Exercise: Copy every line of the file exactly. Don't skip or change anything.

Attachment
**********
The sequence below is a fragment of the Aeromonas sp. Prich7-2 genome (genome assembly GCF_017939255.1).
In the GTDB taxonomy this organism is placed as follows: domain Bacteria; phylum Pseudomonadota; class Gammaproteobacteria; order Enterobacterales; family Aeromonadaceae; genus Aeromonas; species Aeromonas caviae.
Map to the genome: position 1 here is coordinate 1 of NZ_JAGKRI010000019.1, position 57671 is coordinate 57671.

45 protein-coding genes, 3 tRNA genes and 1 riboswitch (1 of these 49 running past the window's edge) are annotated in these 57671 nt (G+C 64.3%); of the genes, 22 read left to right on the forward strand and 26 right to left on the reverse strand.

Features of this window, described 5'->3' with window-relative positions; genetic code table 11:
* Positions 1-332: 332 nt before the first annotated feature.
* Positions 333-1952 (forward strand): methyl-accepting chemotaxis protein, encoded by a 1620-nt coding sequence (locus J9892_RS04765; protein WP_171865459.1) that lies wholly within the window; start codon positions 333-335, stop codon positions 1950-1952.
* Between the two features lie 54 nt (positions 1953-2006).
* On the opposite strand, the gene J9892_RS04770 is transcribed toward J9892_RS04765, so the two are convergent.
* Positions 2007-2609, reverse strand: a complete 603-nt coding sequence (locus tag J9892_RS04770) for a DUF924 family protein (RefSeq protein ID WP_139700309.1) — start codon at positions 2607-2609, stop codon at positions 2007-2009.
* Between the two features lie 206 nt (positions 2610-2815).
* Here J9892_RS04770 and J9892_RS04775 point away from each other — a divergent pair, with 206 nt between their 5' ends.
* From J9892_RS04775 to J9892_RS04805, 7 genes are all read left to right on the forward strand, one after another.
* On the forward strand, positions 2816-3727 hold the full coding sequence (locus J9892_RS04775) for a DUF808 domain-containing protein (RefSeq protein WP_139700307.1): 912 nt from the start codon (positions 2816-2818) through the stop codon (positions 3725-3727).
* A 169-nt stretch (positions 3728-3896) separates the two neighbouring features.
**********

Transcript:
The sequence below is a fragment of the Aeromonas sp. Prich7-2 genome (genome assembly GCF_017939255.1).
In the GTDB taxonomy this organism is placed as follows: domain Bacteria; phylum Pseudomonadota; class Gammaproteobacteria; order Enterobacterales; family Aeromonadaceae; genus Aeromonas; species Aeromonas caviae.
Map to the genome: position 1 here is coordinate 1 of NZ_JAGKRI010000019.1, position 57671 is coordinate 57671.

45 protein-coding genes, 3 tRNA genes and 1 riboswitch (1 of these 49 running past the window's edge) are annotated in these 57671 nt (G+C 64.3%); of the genes, 22 read left to right on the forward strand and 26 right to left on the reverse strand.

Features of this window, described 5'->3' with window-relative positions; genetic code table 11:
* Positions 1-332: 332 nt before the first annotated feature.
* Positions 333-1952 (forward strand): methyl-accepting chemotaxis protein, encoded by a 1620-nt coding sequence (locus J9892_RS04765; protein WP_171865459.1) that lies wholly within the window; start codon positions 333-335, stop codon positions 1950-1952.
* Between the two features lie 54 nt (positions 1953-2006).
* On the opposite strand, the gene J9892_RS04770 is transcribed toward J9892_RS04765, so the two are convergent.
* Positions 2007-2609, reverse strand: a complete 603-nt coding sequence (locus tag J9892_RS04770) for a DUF924 family protein (RefSeq protein ID WP_139700309.1) — start codon at positions 2607-2609, stop codon at positions 2007-2009.
* Between the two features lie 206 nt (positions 2610-2815).
* Here J9892_RS04770 and J9892_RS04775 point away from each other — a divergent pair, with 206 nt between their 5' ends.
* From J9892_RS04775 to J9892_RS04805, 7 genes are all read left to right on the forward strand, one after another.
* On the forward strand, positions 2816-3727 hold the full coding sequence (locus J9892_RS04775) for a DUF808 domain-containing protein (RefSeq protein WP_139700307.1): 912 nt from the start codon (positions 2816-2818) through the stop codon (positions 3725-3727).
* A 169-nt stretch (positions 3728-3896) separates the two neighbouring features.